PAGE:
This is the fourth in a series of blogs on how Games Theory can be seen in action in the real world. I've already looked at the banking crisis (It's Only Taken Three Years...), the housing market (Games Theory and the Estate Agent) and even the application of Games Theory ideas to the Olympic road race.
Before I start I'd better give you the low-down with links for Games Theory, which drives the plot of my first novel, The Defector, and in particular a thing called the Prisoner's Dilemma. If you haven't come across it before then I will point you at my own description in the foreword to The Defector, a suspense thriller in which it features as the central plot device. Or you can check out a much more technical take in the Stanford Encyclopaedia of Philosophy (SEP) entry.
If there's a big topic for Games Theory then it's climate change, in which all the notions of cooperation and defection are crystallised. Let's start by agreeing to agree on some premises, since I don't intend this to be a discussion of the science. First off, climate change is happening; secondly, its impact could be mitigated by human intervention, specifically spewing less CO2 into the atmosphere.
We can apply the Prisoner's Dilemma (PD) to our responses to the finger-wagging advice from pressure groups to minimise CO2 emissions. For instance, paying more for solar generated energy rather than burning cheap coal costs the individual money, so formulating this as a PD:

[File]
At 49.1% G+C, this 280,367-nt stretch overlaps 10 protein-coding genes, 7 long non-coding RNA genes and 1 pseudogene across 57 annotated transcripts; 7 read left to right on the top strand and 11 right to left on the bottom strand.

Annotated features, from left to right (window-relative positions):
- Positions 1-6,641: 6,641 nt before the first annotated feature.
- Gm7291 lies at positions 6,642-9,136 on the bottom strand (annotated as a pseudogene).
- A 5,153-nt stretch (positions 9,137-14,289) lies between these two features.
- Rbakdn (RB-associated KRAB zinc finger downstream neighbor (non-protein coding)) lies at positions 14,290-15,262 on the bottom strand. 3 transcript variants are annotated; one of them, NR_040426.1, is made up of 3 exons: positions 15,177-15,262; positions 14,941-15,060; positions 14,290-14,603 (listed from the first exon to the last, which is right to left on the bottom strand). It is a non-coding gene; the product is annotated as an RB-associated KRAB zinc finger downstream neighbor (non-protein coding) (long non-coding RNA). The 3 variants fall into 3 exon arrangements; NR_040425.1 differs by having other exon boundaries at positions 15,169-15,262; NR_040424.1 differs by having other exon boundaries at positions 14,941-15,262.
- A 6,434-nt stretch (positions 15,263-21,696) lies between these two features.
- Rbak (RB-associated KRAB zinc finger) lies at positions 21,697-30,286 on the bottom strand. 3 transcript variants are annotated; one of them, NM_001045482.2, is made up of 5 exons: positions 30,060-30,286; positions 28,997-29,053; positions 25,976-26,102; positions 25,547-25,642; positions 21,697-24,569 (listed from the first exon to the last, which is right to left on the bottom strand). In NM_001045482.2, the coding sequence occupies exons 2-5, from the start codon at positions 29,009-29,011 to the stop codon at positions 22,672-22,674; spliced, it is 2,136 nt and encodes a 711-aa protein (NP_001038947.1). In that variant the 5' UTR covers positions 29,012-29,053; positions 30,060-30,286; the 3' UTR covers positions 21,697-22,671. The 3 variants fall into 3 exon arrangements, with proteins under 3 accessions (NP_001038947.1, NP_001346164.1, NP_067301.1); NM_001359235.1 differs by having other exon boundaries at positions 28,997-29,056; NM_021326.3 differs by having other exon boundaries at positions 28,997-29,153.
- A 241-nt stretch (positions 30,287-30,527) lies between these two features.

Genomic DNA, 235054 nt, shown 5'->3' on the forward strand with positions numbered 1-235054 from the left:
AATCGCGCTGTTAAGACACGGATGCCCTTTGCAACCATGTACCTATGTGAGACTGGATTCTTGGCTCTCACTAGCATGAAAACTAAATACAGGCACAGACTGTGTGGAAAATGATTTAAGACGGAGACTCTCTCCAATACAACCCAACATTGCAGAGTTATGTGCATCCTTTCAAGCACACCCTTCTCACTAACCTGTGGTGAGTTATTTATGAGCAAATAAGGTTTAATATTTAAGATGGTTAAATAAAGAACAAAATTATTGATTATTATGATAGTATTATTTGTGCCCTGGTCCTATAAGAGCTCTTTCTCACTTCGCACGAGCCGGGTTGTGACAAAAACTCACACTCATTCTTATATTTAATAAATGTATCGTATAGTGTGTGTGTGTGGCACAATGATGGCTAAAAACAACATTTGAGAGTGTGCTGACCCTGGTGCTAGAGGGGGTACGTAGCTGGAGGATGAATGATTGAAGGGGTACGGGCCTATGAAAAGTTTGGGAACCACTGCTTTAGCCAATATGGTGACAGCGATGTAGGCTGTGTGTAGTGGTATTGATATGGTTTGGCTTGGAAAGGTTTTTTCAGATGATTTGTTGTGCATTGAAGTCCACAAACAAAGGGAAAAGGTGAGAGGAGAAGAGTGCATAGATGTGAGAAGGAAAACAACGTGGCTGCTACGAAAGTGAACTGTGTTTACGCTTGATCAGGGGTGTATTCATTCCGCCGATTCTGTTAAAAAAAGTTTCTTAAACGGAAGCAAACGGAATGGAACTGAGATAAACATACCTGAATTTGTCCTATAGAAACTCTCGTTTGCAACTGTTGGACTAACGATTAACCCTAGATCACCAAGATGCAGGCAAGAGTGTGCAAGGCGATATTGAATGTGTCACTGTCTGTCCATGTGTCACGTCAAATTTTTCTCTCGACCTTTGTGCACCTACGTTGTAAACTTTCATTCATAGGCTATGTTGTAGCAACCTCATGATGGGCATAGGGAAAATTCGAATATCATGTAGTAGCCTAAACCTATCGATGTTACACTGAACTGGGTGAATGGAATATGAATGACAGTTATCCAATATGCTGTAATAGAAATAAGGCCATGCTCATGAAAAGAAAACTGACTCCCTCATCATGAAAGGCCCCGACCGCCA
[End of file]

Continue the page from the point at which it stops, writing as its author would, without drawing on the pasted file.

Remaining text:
If I cooperate in the fight against climate change by minimising CO2 emissions, then I am individually poorer, but I improve (albeit microscopically) the survival chances of the rest of the human race, and so the group should have a better outcome than if we all defect.
If I defect and opt out of the battle against climate change, then I gain relative to all those people cooperating. By burning cheap coal while other people pay more to switch to solar, then I have more money to protect myself from many of the bad outcomes associated with climate change. I can afford a house on a hill, and sky-high food prices.
The individual's age has a big impact on the way this dilemma formulates, since most people over 40 (ie. those in charge) will be dead before the really bad outcomes hit the planet. They have a realistic hope that enough money will protect them. But for a 15 year old that isn't an option, they're going to be around when the real shit hits the fan, and all the money in the world won't help. And so the young tend to be more in favour of climate change activism than the old.
Things are changing though, and the time will come when it's clear that even the multi-million dollar pensions of middle-aged oil company executives and ex-Prime Ministers won't save them from the hordes of starving refugees roaming the land, armed to the teeth. But by that time, if the scientists are right then it will be way too late to do anything anyway. And evolution's experiment with opposable thumbs and big brains will come to a sad, grisly and untimely end.
In an ideal world I'd have some solution for you, some mechanism for reshaping these choices so that cooperation made sense for the people in charge before it was too late. But it isn't going happen with Games Theory mechanics - science and technology are the only hope. The cost of cooperation needs to drop under the cost of defection. In other words, cheaper solar panels and biofuels. It's back to the scientists, but as they came up with a coal-driven steam-engine rather than a biofuel in the first place, they really should be responsible for getting us out of this mess.